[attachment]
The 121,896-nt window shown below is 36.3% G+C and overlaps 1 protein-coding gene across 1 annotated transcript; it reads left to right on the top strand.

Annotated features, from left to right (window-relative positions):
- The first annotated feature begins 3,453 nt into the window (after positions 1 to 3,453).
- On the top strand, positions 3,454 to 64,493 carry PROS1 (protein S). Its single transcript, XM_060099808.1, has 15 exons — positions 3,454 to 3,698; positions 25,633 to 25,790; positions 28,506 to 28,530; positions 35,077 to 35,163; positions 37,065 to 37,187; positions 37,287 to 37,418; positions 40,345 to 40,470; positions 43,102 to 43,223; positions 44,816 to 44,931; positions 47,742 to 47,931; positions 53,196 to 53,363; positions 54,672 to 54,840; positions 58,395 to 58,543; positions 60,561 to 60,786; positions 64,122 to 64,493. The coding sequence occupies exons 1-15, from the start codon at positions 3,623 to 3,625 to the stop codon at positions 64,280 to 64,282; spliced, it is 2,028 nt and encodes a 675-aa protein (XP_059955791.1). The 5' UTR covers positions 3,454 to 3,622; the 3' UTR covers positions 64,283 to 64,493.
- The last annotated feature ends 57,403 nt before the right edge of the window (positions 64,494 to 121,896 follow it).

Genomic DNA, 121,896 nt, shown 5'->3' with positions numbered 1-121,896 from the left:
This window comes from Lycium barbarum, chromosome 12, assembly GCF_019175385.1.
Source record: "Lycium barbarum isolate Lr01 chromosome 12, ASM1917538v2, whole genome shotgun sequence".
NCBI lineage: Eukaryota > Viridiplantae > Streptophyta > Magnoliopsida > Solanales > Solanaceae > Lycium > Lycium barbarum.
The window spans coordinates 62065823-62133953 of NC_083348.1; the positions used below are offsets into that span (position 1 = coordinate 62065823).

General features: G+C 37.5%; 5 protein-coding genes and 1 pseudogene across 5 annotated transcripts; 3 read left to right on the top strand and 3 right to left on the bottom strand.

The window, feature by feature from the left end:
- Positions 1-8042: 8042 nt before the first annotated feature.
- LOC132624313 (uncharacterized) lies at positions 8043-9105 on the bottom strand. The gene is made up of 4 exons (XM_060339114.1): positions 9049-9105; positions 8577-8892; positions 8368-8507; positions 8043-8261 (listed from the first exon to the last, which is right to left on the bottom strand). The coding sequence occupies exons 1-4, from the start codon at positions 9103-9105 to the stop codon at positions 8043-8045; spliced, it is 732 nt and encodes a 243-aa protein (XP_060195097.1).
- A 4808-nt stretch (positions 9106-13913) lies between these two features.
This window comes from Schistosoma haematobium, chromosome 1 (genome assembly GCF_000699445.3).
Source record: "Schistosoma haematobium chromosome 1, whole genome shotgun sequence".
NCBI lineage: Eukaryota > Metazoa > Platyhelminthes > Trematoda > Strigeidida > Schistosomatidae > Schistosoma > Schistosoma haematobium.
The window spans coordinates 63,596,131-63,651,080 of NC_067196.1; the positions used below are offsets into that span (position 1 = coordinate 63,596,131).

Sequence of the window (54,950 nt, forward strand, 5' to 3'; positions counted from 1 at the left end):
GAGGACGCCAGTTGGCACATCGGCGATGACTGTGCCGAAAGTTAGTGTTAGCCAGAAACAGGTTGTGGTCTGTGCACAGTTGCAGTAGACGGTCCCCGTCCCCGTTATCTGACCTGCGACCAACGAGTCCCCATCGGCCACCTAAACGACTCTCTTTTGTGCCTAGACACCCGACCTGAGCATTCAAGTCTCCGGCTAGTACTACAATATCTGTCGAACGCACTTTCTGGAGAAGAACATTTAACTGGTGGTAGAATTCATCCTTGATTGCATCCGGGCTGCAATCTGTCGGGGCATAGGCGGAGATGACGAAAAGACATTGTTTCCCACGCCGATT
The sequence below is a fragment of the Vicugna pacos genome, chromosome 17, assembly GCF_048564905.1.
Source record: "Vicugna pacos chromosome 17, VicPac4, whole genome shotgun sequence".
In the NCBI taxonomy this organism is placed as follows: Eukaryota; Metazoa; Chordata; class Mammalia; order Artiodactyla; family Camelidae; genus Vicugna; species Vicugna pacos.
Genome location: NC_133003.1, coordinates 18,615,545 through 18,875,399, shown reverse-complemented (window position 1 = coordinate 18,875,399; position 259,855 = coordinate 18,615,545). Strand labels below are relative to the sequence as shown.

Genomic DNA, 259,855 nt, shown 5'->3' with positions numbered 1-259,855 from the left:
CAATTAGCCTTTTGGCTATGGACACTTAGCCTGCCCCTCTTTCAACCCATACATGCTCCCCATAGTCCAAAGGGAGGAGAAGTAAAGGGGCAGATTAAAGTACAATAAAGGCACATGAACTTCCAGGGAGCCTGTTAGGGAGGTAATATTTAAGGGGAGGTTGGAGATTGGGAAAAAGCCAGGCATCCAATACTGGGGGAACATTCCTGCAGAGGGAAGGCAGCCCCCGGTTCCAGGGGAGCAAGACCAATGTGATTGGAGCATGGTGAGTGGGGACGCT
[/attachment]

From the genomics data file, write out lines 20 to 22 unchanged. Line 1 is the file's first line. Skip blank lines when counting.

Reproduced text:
Sequence of the window (54,950 nt, forward strand, 5' to 3'; positions counted from 1 at the left end):
GAGGACGCCAGTTGGCACATCGGCGATGACTGTGCCGAAAGTTAGTGTTAGCCAGAAACAGGTTGTGGTCTGTGCACAGTTGCAGTAGACGGTCCCCGTCCCCGTTATCTGACCTGCGACCAACGAGTCCCCATCGGCCACCTAAACGACTCTCTTTTGTGCCTAGACACCCGACCTGAGCATTCAAGTCTCCGGCTAGTACTACAATATCTGTCGAACGCACTTTCTGGAGAAGAACATTTAACTGGTGGTAGAATTCATCCTTGATTGCATCCGGGCTGCAATCTGTCGGGGCATAGGCGGAGATGACGAAAAGACATTGTTTCCCACGCCGATT
The sequence below is a fragment of the Vicugna pacos genome, chromosome 17, assembly GCF_048564905.1.